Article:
" I feel there were bad management decisions made in Towers on a lot of levels and we definitely blew a lot of huge opportunities by just not being as proactive as we could and essentially pissing it all up the wall. In truth I had zero control in Towers of London, Donny and Dirk made all made decisions and made it very difficult to voice an opinion. Their volatile nature made life difficult from the beginning. The effects of watching what can happen when opportunities so huge are wasted is a constant source of drive for my approach to the way Blacky and myself steer The Howling.

For me the debut album "Blood, Sweat and Towers" was vastly underrated and still stands up today. How do you view it now and would you ever consider playing any Towers tracks with your new band?

" I haven't listened to the album since I walked out on the band. I'm proud of what we recorded and I put my heart and soul and all effort into recording and writing my parts and enjoyed the process of working with some talented producers. The album leaves a bitter taste as I was crudely written out of any credit. As for playing TOL tracks in The Howling never!

Would you like to give your perspective on your departure from the band and do you hold any grudges?

" I departed because I'd had enough I was sick of the bad attitude's inability to hold things together and bad decisions made from within the band. I gave my all in the band at every moment and I was treated with no respect whatsoever particularly by Donny and Dirk. The final straw was when I was physically attacked by them both (subsequently made it into the TV series). I haven't seen them since and have no desire to; I would never treat any of my band mates the way I was treated. In regards to Grudges I hold none - I moved on to bigger and better things. It was sad to see it end the way it did they ran a great band into the ground and drove everyone away.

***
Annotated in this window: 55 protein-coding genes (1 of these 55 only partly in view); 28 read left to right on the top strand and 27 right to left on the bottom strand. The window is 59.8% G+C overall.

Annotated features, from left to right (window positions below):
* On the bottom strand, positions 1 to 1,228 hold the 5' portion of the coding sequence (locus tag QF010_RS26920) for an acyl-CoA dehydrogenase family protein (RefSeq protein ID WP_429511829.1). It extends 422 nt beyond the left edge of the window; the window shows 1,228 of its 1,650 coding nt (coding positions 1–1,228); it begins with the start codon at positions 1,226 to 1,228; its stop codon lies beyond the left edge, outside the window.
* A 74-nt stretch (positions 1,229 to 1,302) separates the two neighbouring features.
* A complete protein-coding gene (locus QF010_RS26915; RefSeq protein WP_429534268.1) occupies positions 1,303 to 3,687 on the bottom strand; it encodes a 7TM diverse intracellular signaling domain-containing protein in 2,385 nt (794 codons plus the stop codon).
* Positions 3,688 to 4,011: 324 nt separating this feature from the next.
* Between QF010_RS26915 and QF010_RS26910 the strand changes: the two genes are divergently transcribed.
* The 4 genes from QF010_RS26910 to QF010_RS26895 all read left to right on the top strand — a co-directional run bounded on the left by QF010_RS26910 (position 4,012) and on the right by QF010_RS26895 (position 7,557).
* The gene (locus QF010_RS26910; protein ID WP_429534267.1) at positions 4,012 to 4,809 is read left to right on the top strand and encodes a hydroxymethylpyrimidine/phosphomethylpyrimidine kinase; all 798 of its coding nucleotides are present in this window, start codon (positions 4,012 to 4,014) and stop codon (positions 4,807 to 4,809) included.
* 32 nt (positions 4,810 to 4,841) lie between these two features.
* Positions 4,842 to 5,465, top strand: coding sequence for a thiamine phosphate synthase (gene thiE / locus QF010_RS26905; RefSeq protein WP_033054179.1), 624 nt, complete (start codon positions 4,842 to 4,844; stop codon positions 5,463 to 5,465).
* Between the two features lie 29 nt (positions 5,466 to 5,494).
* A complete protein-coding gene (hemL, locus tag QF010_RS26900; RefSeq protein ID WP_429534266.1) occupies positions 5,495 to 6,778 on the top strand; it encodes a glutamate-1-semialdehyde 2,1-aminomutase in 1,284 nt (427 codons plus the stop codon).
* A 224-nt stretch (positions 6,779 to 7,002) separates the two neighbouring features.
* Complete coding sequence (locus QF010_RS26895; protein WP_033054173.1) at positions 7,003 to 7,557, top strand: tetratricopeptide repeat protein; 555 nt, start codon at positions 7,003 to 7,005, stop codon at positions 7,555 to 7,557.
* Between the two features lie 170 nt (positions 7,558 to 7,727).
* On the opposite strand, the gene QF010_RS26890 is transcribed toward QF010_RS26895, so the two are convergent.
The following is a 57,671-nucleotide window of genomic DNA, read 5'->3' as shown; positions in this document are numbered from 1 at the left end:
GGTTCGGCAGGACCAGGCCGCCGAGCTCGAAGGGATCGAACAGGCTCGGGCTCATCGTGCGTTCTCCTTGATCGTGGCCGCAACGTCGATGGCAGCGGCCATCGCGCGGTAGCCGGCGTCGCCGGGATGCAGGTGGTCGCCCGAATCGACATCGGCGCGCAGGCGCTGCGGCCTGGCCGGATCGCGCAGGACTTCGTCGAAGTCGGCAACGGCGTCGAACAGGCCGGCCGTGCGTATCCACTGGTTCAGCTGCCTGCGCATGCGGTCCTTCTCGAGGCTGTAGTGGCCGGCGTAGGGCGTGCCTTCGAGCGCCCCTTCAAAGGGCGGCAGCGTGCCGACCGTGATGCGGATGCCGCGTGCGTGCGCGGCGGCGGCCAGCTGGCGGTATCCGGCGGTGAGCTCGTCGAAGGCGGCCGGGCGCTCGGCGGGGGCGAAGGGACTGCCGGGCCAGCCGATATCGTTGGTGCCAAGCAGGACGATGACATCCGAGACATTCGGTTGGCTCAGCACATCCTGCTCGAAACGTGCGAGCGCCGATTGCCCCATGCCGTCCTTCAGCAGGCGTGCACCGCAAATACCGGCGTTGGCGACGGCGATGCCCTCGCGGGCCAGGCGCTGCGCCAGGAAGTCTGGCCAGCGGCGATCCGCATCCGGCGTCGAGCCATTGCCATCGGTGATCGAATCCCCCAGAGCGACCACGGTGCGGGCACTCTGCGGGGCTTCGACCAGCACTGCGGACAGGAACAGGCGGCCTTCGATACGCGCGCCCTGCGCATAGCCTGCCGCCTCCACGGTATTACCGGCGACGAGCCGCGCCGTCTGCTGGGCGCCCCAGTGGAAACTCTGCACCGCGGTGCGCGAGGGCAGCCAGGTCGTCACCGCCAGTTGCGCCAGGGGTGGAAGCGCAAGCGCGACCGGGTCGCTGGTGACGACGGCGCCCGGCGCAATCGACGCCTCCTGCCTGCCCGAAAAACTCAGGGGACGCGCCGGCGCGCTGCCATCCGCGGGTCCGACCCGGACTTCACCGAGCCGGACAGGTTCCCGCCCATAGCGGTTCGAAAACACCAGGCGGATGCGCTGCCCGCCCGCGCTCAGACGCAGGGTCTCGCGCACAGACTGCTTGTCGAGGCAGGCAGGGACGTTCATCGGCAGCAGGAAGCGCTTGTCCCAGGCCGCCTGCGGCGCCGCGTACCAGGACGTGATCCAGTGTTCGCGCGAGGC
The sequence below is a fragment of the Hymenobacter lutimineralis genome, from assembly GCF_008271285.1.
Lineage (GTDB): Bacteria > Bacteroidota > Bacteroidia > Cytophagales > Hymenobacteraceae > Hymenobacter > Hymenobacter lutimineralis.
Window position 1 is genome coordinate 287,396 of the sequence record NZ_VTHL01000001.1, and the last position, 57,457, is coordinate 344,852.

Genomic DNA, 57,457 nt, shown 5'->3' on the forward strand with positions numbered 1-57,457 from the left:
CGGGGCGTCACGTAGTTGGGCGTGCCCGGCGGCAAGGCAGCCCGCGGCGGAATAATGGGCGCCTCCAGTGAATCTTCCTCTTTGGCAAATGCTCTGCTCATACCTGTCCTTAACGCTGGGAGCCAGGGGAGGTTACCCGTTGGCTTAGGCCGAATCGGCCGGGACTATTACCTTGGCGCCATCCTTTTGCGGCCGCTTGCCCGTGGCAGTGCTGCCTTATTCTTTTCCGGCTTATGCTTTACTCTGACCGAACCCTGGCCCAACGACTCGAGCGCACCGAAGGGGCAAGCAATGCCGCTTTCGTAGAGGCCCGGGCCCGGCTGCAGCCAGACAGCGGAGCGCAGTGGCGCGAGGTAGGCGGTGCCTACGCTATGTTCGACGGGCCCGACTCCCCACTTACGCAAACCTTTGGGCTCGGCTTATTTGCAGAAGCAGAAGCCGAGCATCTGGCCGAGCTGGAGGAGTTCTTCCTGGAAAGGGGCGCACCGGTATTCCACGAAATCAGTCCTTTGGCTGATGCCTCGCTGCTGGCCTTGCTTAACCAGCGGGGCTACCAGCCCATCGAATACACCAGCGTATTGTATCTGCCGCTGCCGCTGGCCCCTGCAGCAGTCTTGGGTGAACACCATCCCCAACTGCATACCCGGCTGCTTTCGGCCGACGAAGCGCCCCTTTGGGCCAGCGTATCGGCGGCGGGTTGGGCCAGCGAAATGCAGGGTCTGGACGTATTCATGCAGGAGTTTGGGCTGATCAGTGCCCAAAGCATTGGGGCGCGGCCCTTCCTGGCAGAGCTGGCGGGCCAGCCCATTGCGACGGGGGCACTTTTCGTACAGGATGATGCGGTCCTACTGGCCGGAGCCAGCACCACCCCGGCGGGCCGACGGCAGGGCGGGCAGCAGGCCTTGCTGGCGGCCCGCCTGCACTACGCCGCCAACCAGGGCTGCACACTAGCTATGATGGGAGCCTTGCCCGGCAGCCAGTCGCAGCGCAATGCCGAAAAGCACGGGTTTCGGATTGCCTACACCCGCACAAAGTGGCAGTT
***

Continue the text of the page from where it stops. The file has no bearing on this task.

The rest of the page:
Are you still in touch with Snell and what is he up to? I know he initially joined you in the Prodigy, but he seems to have been quiet of late.

" I was asked to join The Prodigy at a time when they were finishing their festival commitments on the Their Law greatest hits tour. They were trying out new potential drummers when Snell was offered the opportunity to try out on a couple of shows in Hungary. I still speak and see to Snell, we've been through a lot together though sadly now he's no longer playing. He has a lovely little boy and wife and has moved back out of London.

After the Towers you landed live guitar duties with the Prodigy. How did that come about?

" Towers supported The Prodigy at Brixton Academy some years back I'd stayed in touch with Keith Flint since the shows and at the time I was living fairly close to him in West London. We hung out a lot over the year after the show and at his wedding I was introduced to Liam Howlett. He initially asked if I'd do some studio work with him which I did; we got on great and from then he asked me if I'd finish the live commitments they had whilst he was finishing Invaders Must Die. I had a fantastic 2 years with the guys and played some huge shows, I'm still great friends with all the band and crew I have a lot of respect for what Liam showed me and the support they give.

You seemed to go from relative obscurity with the Towers to playing in front of huge crowds with a commercially successful band. How did you find the transition?

" Like a duck to water I'd always known I would be able to handle that level of playing and is what I strive to achieve. We did some big festivals in Towers and great tours but nothing compared to the enormity of a Prodigy show. Every Night before was I sleepless, I hadn't felt adrenaline quite like it and I loved every single moment of it and couldn't wait to hit the stage. Every night I took a moment to just stand there and stare out at the crowd knowing I was achieving what I always wanted to do.

What were the members of the band like, particularly Keith Flint? He looks pretty wild from the outside!

" Keith is salt of the earth kind of guy sure we had some wild parties in the past but when you get to the level The Prodigy are at and your fronting a band every night of the week for 2 hours you have to take care of yourself. All the guys are great down to earth lads!